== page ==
I’m not part of that geeky strain of libertarian who thinks the record industry should say, “Sure, download and copy everything for free!” I work in a content-generating business, and I know it always ticks ME off when I see that someone has just copied my stuff in a way that brings no revenue to the folks who pay my salary. (Yes, it has happened.) So I tend not to get all bent out of shape about things like copy protection.
And I definitely don’t buy the argument that we shouldn’t have any sympathy for the record industry because all they produce is crap. You’re not exactly helping the argument that the industry should be kinder to Guster by copying a bunch of Guster songs so that no one — including Guster — profits from the 30 Guster songs you have on the iPod.
But every once in a while, the record industry does something so outlandishly stupid that it’s difficult to muster up that grain of sympathy for them.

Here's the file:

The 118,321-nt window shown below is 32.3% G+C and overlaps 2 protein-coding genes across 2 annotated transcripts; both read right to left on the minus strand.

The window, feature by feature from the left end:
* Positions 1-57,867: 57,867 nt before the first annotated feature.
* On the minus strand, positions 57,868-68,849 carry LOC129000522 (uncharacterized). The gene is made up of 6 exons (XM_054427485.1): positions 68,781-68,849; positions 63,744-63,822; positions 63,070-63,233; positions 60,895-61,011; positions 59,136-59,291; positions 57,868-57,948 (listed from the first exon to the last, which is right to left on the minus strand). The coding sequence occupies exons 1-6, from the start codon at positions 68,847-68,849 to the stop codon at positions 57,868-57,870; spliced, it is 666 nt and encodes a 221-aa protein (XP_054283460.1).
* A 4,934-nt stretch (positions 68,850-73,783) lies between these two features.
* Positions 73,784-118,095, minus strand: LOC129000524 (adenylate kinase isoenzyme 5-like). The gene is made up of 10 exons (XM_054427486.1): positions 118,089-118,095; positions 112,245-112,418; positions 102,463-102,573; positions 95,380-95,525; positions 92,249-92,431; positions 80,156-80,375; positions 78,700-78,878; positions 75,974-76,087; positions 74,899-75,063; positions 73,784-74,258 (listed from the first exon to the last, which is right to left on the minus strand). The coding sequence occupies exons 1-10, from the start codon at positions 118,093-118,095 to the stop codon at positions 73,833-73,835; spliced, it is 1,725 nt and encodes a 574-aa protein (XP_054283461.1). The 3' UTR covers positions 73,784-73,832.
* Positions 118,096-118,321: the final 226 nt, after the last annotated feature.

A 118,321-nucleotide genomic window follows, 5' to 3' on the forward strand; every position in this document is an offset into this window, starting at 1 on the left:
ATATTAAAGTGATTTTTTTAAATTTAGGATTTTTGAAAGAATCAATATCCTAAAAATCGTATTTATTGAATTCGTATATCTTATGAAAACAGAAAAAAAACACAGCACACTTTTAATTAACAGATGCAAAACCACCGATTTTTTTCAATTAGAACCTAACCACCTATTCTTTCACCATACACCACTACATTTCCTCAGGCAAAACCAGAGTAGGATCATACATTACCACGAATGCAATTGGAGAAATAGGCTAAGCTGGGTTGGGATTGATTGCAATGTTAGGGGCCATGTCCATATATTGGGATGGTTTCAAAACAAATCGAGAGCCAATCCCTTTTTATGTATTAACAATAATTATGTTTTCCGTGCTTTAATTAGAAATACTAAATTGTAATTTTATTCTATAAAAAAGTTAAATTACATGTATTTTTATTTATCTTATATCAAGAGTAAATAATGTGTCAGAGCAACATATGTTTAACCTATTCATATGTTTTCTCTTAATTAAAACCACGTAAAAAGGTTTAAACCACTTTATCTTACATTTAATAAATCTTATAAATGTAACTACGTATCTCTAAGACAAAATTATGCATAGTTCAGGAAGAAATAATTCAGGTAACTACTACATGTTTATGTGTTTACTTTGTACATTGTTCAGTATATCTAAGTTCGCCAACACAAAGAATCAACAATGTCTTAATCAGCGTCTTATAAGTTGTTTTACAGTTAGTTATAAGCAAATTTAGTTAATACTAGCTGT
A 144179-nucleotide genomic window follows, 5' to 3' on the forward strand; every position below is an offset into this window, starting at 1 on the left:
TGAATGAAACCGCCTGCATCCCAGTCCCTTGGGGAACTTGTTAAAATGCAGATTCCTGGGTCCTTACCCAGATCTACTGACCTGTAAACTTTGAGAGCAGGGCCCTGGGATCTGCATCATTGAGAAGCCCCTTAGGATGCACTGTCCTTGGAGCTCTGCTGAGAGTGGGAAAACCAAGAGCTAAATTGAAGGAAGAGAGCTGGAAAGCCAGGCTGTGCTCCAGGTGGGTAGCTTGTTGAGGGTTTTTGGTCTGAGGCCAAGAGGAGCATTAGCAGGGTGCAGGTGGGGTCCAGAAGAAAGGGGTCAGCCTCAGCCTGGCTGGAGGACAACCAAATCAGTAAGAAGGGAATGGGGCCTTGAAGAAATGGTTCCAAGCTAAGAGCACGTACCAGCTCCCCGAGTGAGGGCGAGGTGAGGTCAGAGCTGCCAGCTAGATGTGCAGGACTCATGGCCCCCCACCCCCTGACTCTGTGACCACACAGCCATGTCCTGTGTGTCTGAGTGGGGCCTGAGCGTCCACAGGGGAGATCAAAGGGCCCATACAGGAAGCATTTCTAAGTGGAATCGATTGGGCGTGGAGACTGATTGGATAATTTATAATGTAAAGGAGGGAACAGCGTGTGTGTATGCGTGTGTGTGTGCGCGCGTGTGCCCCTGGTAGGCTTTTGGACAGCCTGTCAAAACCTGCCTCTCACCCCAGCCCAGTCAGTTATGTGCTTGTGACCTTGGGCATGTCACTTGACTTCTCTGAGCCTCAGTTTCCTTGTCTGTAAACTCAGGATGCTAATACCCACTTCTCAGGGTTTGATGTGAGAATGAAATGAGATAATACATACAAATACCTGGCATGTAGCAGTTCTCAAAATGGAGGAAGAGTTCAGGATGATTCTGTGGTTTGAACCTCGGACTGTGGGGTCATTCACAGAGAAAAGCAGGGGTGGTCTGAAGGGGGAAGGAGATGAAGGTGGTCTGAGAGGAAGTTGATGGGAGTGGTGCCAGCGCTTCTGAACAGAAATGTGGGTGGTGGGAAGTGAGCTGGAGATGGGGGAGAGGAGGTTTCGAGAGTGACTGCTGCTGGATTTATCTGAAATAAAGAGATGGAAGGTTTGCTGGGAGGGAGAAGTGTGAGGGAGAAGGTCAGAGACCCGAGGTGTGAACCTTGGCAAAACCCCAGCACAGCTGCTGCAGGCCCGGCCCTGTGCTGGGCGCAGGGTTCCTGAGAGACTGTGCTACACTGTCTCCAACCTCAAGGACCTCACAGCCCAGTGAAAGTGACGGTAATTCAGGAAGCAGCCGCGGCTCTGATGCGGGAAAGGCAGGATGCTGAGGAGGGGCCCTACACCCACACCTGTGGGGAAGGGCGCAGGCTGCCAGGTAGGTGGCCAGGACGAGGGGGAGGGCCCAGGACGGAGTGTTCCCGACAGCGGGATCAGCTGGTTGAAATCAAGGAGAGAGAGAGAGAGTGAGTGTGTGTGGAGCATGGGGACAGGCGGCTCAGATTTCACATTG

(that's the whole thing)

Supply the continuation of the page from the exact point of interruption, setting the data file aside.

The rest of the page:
In this case, they’re going after guitar tab-sharing. For those of you who aren’t guitar players, “tabs” are a style of notating music to show you fingerings and effects and so forth. Basically, people pick out songs by ear, type up the results and submit them to a mailing list or Web site. (Of course, they’re often wrong. Of the eight versions of Purple Haze at one site, only this one gets the first four notes right — you HAVE to hit those notes on the A string — and it introduces some unusual fingerings and vague instructions. Buyer beware, but it’s free, so …)
The record industry, for some reason, doesn’t like this. One popular site that also featured some really neat drum tabs saw a looming threat and shut down. Another saw that threat beyond the “looming” stage and complied, but the proprietor left us with one of the best-reasoned rebuttals you’ll ever read.
His best points:
1. Suppose a guitar teacher teaches you how to play the riff from Purple Haze. Is that copyright infringement?
2. If companies that produce those horrendously overpriced sheet music books are worried about losing money, why not move aggressively online yourselves? (Mxtabs points out that its site generated thousands of dollars in sheet music sales.)
3. If I figure out a song on my own, I’m not violating copyright, but if I don’t have a great ear and turn to a tab-sharing site, I am?
There’s clearly a market for this sort of thing, and if music publishers would get with the program, they could make some money here. These tab-sharing sites are fun, but they’re far from authoritative.
So the record industry proves the geek-chic crowd right. And we all know how annoying that is.